Relationship between Particulate Matter (PM10) and Airway Inflammation Measured with Exhaled Nitric Oxide Test in Seoul, Korea

Juwhan Choi, Jae Kyeom Sim, Jee Youn Oh, Young Seok Lee, Gyu Young Hur, Sung Yong Lee, Jae Jeong Shim, Ji yong Moon, Kyung Hoon Min

    Research output: Contribution to journalArticlepeer-review

    3 Citations (Scopus)


    Purpose. Particulate matter (PM) is increasing every year in Asia. It is not fully understood how the airway is affected when inhaling PM. We investigated the correlation between particulate matter with a diameter of less than 10 μm (PM10) and fractional exhaled nitric oxide (FeNO) to determine whether PM causes airway inflammation. Material and Methods. We analyzed patients who visited our outpatient clinic and tested FeNO from January 2016 to December 2017 at the Korea University Guro Hospital. PM10 data were provided by the government of the Republic of South Korea, and measuring station of PM10 is located 800 meters from the hospital. We analyzed the correlation between PM10 and FeNO by a Pearson correlation analysis and by a multivariate linear regression analysis. To identify the most correlated times, we analyzed the correlation between the FeNO and PM10 daily average from the day of visit to 4 days before visit. Results. FeNO positively correlated with PM10 at two days before hospital visit in the Pearson correlation (Pearson correlation coefficient = 0.057; P-value = 0.023) and in the multivariate linear regression analysis (B = 0.051, P-value = 0.026). If the PM10 increased by 100 μg/m3, the FeNO result was expected to rise to 8.3 ppb in healthy people without respiratory disease. Conclusion. The positive correlation was found in both healthy people and asthmatic patients. Therefore, PM10 can increase airway inflammation.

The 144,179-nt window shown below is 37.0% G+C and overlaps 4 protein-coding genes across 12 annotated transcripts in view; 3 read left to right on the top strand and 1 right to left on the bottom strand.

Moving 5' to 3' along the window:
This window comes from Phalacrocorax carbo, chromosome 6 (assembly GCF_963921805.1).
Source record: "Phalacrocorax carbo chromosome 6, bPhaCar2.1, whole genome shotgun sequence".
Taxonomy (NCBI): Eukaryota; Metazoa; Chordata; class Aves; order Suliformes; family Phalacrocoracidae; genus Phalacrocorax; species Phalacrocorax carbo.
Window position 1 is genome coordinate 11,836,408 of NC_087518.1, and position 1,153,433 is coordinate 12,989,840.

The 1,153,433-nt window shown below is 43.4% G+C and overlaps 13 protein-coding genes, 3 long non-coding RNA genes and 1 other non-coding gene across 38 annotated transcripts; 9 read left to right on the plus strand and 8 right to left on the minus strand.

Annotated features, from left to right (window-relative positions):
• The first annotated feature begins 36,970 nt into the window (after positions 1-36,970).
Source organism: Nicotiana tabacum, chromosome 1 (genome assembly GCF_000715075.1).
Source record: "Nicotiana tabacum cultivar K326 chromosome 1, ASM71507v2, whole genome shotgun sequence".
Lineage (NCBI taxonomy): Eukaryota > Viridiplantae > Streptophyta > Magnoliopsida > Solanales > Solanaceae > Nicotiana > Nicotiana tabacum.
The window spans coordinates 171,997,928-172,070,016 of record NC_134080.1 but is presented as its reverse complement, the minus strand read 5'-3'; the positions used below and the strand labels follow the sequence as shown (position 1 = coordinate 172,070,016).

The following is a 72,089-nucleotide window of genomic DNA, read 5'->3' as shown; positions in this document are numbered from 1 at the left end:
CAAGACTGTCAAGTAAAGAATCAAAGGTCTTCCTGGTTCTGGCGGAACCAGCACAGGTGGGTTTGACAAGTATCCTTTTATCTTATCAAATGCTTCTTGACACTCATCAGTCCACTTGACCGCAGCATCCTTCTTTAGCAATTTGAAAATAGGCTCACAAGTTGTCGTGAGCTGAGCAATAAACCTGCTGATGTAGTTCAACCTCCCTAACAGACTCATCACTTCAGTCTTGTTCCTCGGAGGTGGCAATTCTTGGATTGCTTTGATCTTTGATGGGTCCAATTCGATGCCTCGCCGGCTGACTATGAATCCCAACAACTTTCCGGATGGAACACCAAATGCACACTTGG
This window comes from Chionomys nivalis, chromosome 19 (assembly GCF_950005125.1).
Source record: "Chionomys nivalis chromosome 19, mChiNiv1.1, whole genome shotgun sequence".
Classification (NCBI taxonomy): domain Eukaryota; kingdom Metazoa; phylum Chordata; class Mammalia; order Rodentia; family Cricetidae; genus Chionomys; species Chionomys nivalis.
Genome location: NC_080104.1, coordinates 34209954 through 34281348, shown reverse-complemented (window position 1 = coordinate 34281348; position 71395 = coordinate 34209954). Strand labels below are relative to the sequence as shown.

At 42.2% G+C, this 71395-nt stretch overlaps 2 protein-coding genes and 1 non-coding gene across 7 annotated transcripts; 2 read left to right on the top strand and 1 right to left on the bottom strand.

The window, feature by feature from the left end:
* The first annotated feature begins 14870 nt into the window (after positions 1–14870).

Original languageEnglish
    Article number1823405
    JournalCanadian Respiratory Journal
    Publication statusPublished - 2020

    ASJC Scopus subject areas

    • Pulmonary and Respiratory Medicine


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